son a greater shock, at the same time that it presents a good ridiculous image to the imagination, than that of a man of wit and pleasure about the town. This description of a man of fashion, spoken by some with a mixture of scorn and ridicule, by others with great gravity as a laudable distinction, is in every body's mouth that spends any time in conversation. My friend Will Honeycomb has this expression very frequently; and I never could understand by the story which follows, upon his mention of such a one, but that his man of wit and pleasure was either a drunkard, too old for wenching, or a young lewd fellow with some
No. 151.] Thursday, August 23, 1711.
Where pleasure prevails, all the greatest virtues will lose their power.
liveliness, who would converse with you, receive kind offices of you, and at the same time debauch your sister, or lie with your wife. According to his description, a man of wit, when he could have wenches for crowns a-piece which he liked quite as well, would be so extravagant as to bribe servants, make false friendships, fight relations: I say, according to him, plain and simple vice was too little for a man of wit and pleasure; but he would leave an easy and accessible wickedness, to come at the same thing with only the addition of certain falsehood and possible murder. Will thinks the town grown very dull, in that we do not hear so much as we used to do of those coxcombs, whom, (without observing it,) he describes as the most infamous rogues in nature, with relation to friendship, love, or conversation.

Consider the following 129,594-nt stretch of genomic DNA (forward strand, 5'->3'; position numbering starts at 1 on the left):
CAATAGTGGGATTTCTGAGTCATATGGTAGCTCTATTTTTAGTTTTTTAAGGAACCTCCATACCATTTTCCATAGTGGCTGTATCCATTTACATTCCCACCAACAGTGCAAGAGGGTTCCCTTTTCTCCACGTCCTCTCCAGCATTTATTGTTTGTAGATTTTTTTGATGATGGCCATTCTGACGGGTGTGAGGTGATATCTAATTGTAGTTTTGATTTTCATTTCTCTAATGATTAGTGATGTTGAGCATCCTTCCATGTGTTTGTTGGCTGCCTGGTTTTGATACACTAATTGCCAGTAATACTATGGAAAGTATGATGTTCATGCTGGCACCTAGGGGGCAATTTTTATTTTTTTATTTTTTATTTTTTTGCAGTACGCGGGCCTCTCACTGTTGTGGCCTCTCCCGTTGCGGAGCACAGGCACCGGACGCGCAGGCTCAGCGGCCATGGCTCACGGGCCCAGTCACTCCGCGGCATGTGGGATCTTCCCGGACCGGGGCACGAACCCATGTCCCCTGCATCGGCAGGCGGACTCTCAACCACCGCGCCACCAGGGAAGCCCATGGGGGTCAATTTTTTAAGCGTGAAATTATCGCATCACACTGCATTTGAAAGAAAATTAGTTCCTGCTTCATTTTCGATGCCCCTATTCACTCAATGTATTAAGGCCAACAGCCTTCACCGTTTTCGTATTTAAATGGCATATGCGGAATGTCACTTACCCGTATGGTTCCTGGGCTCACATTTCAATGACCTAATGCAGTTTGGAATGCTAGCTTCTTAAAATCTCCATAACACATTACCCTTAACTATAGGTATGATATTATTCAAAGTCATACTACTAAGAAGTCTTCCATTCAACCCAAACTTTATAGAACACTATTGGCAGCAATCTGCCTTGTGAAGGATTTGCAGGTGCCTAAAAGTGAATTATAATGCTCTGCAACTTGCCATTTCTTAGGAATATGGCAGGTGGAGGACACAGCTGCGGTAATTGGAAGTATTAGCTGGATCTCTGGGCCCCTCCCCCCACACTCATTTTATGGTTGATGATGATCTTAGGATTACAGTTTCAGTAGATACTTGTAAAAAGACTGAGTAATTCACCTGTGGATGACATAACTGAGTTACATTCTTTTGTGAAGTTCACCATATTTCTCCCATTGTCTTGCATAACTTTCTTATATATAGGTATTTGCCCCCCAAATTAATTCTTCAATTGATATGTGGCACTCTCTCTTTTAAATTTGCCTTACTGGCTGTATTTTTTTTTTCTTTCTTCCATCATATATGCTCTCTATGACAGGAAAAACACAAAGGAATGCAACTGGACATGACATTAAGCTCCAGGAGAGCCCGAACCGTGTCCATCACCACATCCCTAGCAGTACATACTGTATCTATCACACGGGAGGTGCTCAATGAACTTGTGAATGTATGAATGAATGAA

When pleasure is made the chief pursuit of life, it will necessarily follow that such monsters as these will arise from a constant application to such blandishments as naturally root out the force of reason and reflection, and substitute in their place a general impatience of thought, and a constant pruriency of inordinate desire.
himself for perhaps wronging the man whom of all men living he himself would least willingly have injured?
Pleasure seizes the whole man who addicts himself to it, and will not give him leisure for any good office in life which contradicts the gaiety of the present hour. You may indeed observe in people of pleasure a certain complacency and absence of all severity, which the habit of a loose unconcerned life gives them; but tell the man of pleasure your secret wants, cares, or sorrows, and you will find that he has given up the delicacy of his passions to the cravings of his appetite. He little knows the